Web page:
Unlike most needleworkers, I’m linked to the past through a man. When I first took up the needles a few years ago, my mother told me that my grandfather also had learned how to knit and had even made a shawl.
At twenty-six, Joseph Sheldon Long was older than the average American infantryman who served during World War I (1914–1918). After the war, during which he had received a field commission and a Silver Star for bravery, he married my grandmother, Grace Hight, in 1920. The couple soon had two children, Joseph Jr., born in 1921, and my mother, Kathryn, born in 1922.
When Kathryn was still a toddler, Sheldon fell ill, suffering from a lung infection brought on by being gassed in the trenches in France during the war. He was hospitalized 50 miles (80 km) from the family home in Riverside, California, at Sawtelle Veterans Hospital in Los Angeles. During his recuperation, his occupational therapy of choice was knitting. Back at home, Grace returned to teaching school, and Sheldon’s parents moved in to take care of the children. The story ends happily as Sheldon eventually recovered and rejoined his family. He went on to serve as mayor of Riverside in the late 1920s and early 1930s and as state commander of the American Legion in 1937.
I was a teenager in 1966 when my grandfather died, but I remember him as a man of great wit and charm. He seemed to be one of those people who do many things well: after he retired as vice-president of a title insurance company in 1956, he took up woodworking and made a maple desk for me that I still have. I, therefore, was not too surprised when my mom mentioned that he had also taken a turn at knitting. What did surprise me was that Mom still had the shawl he had knitted for her mother, Grace, and that it was far from the gray serviceable triangle I had pictured. Instead, Sheldon had crafted a snappy striped shawl in shades of coral and aqua fitted with a pocket and a clever twisted tassel finish. (He also made a shawl for his sister, Esther Hentschke.) The shawl was part of Mom’s childhood home, at first draped across a chair or other piece of furniture but eventually stored in the cedar chest where my grandmother kept family treasures. Its excellent condition indicates the care with which it was treated over the years.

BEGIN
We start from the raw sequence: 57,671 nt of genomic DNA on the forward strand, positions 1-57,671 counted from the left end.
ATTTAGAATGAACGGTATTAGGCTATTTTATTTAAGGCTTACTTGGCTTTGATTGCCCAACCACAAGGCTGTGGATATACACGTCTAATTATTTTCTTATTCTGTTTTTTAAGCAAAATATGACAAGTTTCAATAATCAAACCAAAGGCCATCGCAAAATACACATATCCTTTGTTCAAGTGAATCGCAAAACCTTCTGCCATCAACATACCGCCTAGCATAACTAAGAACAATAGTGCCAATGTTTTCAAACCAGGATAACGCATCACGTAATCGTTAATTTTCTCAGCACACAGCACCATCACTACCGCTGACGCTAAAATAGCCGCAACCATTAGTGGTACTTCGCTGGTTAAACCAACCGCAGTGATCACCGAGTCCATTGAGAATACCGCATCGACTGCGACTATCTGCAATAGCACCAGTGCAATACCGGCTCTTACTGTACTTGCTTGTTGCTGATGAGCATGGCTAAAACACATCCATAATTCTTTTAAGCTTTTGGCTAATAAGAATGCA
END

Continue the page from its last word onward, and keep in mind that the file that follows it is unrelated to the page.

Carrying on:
Recently, Mom passed the shawl on to me. When she pulled it out of the drawer in her nightstand, I knew immediately that it was a treasured keepsake and that it was only fitting that I knit her a replica.
The original shawl is worked in a twisted knit-and-purl rib stitch. As I knitted swatches to duplicate the pattern, I wondered how a novice knitter would have maneuvered his way through the literal twists and turns of the stitches. I learned that some knitters work their stitches twisted as a manner of course in a style called Eastern knitting. Perhaps Sheldon learned to knit using this method, so for him it would have been nothing special, just plain knitting. Because this twisted style is unfamiliar to me, I chose to knit my version in a Mistake Rib pattern that echoes the strong columns of knit stitches in the original.
Its hand, luster, and a burn test suggest that the original shawl is made of rayon. Rayon, a man-made cellulose fiber, was produced commercially in the United States starting about 1911. It was called “artificial silk” until acquiring the moniker of “rayon” in 1924. Many 1920s knitting patterns call for artificial silk yarn. The colors in the shawl reflect the colorful palette that burst forth during that decade as a reaction to the somber khakis and olives that characterized knitting for the soldiers during the war years. Fashions in a 1923 issue of Harper’s Bazaar, for example, sport combinations of green and rose; maize, magenta, and rose; brown, mustard, and mauve; and dark wine combined with enamel-like blue and yellow. Even children’s knitwear is brightly colored: The copy for a little girl’s knitted dress advises, “If she would be truly chic let her wear shrimp-pink.”
I am thrilled to have a memento from my grandfather that he made during a crucial time in his life. Reflecting on the circumstances of its origin, I am struck now by the double link that was forged during his time in the hospital. The first is the close relationship that my mother developed with her own Grandpa Long (Sheldon’s father), which began when her grandparents came to stay while Sheldon convalesced. The second, of course, is my own connection with my Grandfather Sheldon, brought to light with the shawl that he knitted more than eighty years ago. In turn, I like to think that I am forging a link with future generations with the things I knit today.
- Collier, Billie J., and Phyllis G. Tortora. Understanding Textiles. Upper Saddle River, New Jersey: Prentice Hall, 2000.
- Gibson-Roberts, Pricilla. “Making Stitches: A Multicultural Approach.” Interweave Knits, Fall 2000.
- MacDonald, Anne L. No Idle Hands: A Social History of American Knitting. New York: Ballentine Books, 1990.
- Modesitt, Annie. Confessions of a Knitting Heretic. South Orange, New Jersey: MadeKnit Press, 2004.
Jacqueline Blix has been knitting for ten years and quilting for more than twenty. Her interest in history made researching this article a pleasure. Coauthor with her husband, David Heitmiller, of Getting a Life: Strategies for Simple Living Based on the Revolutionary Program for Financial Freedom, “Your Money or Your Life” (New York: Penguin Putnam, 1999), she lives in Seattle, where she has served on the board of the Pacific Northwest Needle Arts Guild and is a member of the Seattle Knitters Guild.
This article was originally published on the web in 2007.